In many works since this period, Riley has employed others to paint the pieces, while she concentrates on the actual design of her workSome are titled after particular dates, others after specific locations (for instance, Les Bassacs, the village near Saint-Saturnin-lès-Apt in the south of France where Riley has a studio).
Following a visit to Egypt in 1980–81 Riley created colours in what she called her ‘Egyptian palette’ and produced works such as the Kaand Ra series, which capture the spirit of the country, ancient and modern, and reflect the colours of the Egyptian landscape. Invoking the sensorial memory of her travels, the paintings produced between 1980 and 1985 exhibit Riley’s free reconstruction of the restricted chromatic palette discovered abroad. In 1983 for the first time in fifteen years, Riley returned to Venice to once again study the paintings that form the basis of European colourism. Towards the end of the 1980s Riley’s work underwent a dramatic change with the reintroduction of the diagonal in the form of a sequence of parallelograms used to disrupt and animate the vertical stripes that had characterised her previous paintings. In Delos (1983), for example, blue, turquoise, and emerald hues alternate with rich yellows, reds and white.
Over the course of her career, Riley has created murals for major art institutions, including the Tate, the Musée d’Art Moderne de la Ville de Paris and the National Gallery, but none were permanent. In 2014, the Imperial College Healthcare Charity Art Collection commissioned the artist to make a permanent 56-meter mural, her first for 27 years, for St Mary’s Hospital, London; the work was installed on the 10th floor of the hospital’s Queen Elizabeth Queen Mother Wing, joining two others for the 8th and 9th floors completed by Riley more than 20 years earlier.
On the nature and role of the artist
Beckett interprets Proust as being convinced that such a text cannot be created or invented but can only be discovered within the artist himself, and that it is, as it were, almost a law of his own nature. It is his most precious possession, and, as Proust explains, the source of his innermost happiness. However, as can be seen from the practice of the great artists, although the text may be strong and durable and able to support a lifetime’s work, it cannot be taken for granted and there is no guarantee of permanent possession. It may be mislaid or even lost, and retrieval is very difficult. It may lie dormant, and be discovered late in life after a long struggle, as with Mondrian or Proust himself. Why it should be that some people have this sort of text while others do not, and what ‘meaning’ it has, is not something which lends itself to argument. Nor is it up to the artist to decide how important it is, or what value it has for other people. To ascertain this is perhaps beyond even the capacities of an artist’s own time.
Writer and curator
Riley has written on artists from Nicolas Poussin to Bruce Nauman. She co-curated “Piet Mondrian: From Nature to Abstraction” (with Sean Rainbird) at the Tate Gallery in 1996. Alongside art historian Robert Kudielka, Riley also served as curator of the 2002 exhibition “Paul Klee: The Nature of Creation”, an exhibition at the Hayward Gallery in London. In 2010, she curated an artists choice show at the National Gallery in London, choosing large figure paintings by Titian, Veronese, El Greco, Rubens, Poussin, and Paul Cézanne.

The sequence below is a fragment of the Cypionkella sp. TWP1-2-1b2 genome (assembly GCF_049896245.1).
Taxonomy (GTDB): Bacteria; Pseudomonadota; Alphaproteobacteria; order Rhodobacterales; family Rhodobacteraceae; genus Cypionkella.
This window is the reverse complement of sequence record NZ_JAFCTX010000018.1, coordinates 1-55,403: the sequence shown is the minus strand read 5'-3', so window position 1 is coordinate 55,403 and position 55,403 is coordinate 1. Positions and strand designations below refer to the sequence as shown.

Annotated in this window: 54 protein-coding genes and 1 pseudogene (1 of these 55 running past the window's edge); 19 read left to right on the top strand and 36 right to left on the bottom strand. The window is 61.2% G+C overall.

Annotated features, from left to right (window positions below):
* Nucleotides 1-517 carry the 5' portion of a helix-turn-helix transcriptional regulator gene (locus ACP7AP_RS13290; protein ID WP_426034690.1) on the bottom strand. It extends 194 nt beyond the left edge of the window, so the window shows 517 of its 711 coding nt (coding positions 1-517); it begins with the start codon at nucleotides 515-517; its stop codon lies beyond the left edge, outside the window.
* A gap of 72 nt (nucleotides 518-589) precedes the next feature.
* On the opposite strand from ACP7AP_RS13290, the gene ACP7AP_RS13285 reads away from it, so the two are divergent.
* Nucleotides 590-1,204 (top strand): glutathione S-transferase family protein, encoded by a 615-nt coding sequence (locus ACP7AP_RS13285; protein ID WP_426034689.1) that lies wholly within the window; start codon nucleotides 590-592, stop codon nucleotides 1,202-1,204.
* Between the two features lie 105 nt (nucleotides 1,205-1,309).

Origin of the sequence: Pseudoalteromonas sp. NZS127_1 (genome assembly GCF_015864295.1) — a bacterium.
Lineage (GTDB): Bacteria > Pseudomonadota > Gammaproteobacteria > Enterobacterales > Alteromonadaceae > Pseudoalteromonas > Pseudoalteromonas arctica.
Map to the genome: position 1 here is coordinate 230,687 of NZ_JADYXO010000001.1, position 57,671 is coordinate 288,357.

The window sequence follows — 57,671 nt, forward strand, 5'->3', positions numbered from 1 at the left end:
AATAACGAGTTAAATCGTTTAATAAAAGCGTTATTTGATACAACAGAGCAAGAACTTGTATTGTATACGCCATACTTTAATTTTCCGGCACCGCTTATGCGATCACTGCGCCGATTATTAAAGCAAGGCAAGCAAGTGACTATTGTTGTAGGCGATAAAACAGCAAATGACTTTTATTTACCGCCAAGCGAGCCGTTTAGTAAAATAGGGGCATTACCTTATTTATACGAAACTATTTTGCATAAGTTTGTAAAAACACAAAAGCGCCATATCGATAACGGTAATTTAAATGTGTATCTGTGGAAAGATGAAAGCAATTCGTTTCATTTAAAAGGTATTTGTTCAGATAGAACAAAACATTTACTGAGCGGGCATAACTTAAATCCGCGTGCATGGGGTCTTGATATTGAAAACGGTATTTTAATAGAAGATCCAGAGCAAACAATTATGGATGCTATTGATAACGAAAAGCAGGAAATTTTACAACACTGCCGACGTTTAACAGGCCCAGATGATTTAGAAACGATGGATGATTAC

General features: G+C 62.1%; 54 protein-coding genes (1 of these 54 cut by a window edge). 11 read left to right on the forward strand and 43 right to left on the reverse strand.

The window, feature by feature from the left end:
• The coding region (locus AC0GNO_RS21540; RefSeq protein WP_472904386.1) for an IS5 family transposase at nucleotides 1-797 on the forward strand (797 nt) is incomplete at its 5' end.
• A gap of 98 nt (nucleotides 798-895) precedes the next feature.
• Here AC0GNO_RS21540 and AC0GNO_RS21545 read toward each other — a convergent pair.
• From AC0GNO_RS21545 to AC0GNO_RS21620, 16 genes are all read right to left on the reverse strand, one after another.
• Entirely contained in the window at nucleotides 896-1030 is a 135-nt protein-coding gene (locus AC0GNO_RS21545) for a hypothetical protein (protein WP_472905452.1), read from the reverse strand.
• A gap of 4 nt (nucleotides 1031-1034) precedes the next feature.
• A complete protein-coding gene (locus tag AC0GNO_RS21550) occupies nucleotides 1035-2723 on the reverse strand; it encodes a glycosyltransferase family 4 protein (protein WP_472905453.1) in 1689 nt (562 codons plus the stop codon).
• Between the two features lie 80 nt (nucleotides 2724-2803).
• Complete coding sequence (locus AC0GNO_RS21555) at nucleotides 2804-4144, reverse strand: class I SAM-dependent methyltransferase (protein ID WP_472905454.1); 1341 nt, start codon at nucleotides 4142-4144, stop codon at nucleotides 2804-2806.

In 1965, Riley exhibited in the Museum of Modern Art in New York City show, The Responsive Eye (created by curator William C. Seitz); the exhibition which first drew worldwide attention to her work and the Op Art movement. Her painting Current, 1964, was reproduced on the cover of the show’s catalogue. Riley became increasingly disillusioned, however, with the exploitation of her art for commercial purposes, discovering that in the USA there was no copyright protection for artists. The first US copyright legislation was eventually passed, following an independent initiative by New York artists, in 1967.
She participated in documentas IV (1968) and VI (1977). In 1968, Riley represented Great Britain in the Venice Biennale, where she was the first British contemporary painter, and the first woman, to be awarded the International Prize for painting. Her disciplined work lost ground to the assertive gestures of the Neo-Expressionists in the 1980s, but a 1999 show at theSerpentine Gallery of her early paintings triggered a resurgence of interest in her optical experiments. “Bridget Riley: Reconnaissance”, an exhibition of paintings from the 1960s and 1970s, was presented at Dia:Chelsea in 2000. In 2001, she participated in Site Santa Fe, and in 2003 the Tate Britain organised a major Riley retrospective. In 2005 her work was featured at Gallery Oldham. Between November 2010 and May 2011 her exhibition “Paintings and Related Work” was presented at the National Gallery, London.
In June and July 2014 the retrospective show “Bridget Riley: The Stripe Paintings 1961–2014” was presented at the David Zwirner Gallery in London. In July and August 2015 the retrospective show “Bridget Riley: The Curve Paintings 1961–2014” was presented at the De La Warr Pavilion in Bexhill-on-Sea. From September 2015 to January 2016, the Courtauld Gallery presented “Bridget Riley: Learning from Seurat” in London, illustrating how Georges Seurat‘s pointillist work The Bridge at Courbevoie influenced her towards abstract painting. In November 2015, the exhibition Bridget Riley opened at David Zwirner in New York. The show features paintings and works on paper by the artist from 1981 to present; the fully illustrated catalogue features an essay by the art historian Richard Shiff and biographical notes compiled by Robert Kudielka.